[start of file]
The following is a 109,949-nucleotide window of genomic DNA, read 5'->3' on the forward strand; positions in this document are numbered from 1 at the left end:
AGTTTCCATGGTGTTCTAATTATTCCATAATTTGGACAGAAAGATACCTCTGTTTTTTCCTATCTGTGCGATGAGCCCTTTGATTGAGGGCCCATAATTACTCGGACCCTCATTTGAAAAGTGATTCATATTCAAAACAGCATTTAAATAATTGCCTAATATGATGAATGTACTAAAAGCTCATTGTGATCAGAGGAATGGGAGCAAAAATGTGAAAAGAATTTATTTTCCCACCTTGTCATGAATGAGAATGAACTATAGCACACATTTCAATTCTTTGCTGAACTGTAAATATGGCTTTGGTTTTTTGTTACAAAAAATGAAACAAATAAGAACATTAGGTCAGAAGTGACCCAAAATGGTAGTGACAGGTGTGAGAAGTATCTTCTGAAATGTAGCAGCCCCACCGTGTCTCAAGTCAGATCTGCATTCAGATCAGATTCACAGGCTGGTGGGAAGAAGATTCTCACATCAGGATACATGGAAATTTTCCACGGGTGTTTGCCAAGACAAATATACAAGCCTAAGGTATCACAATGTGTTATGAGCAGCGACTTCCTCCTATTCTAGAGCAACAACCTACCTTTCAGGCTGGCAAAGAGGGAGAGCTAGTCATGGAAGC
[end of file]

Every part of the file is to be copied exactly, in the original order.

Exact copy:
The following is a 109,949-nucleotide window of genomic DNA, read 5'->3' on the forward strand; positions in this document are numbered from 1 at the left end:
AGTTTCCATGGTGTTCTAATTATTCCATAATTTGGACAGAAAGATACCTCTGTTTTTTCCTATCTGTGCGATGAGCCCTTTGATTGAGGGCCCATAATTACTCGGACCCTCATTTGAAAAGTGATTCATATTCAAAACAGCATTTAAATAATTGCCTAATATGATGAATGTACTAAAAGCTCATTGTGATCAGAGGAATGGGAGCAAAAATGTGAAAAGAATTTATTTTCCCACCTTGTCATGAATGAGAATGAACTATAGCACACATTTCAATTCTTTGCTGAACTGTAAATATGGCTTTGGTTTTTTGTTACAAAAAATGAAACAAATAAGAACATTAGGTCAGAAGTGACCCAAAATGGTAGTGACAGGTGTGAGAAGTATCTTCTGAAATGTAGCAGCCCCACCGTGTCTCAAGTCAGATCTGCATTCAGATCAGATTCACAGGCTGGTGGGAAGAAGATTCTCACATCAGGATACATGGAAATTTTCCACGGGTGTTTGCCAAGACAAATATACAAGCCTAAGGTATCACAATGTGTTATGAGCAGCGACTTCCTCCTATTCTAGAGCAACAACCTACCTTTCAGGCTGGCAAAGAGGGAGAGCTAGTCATGGAAGC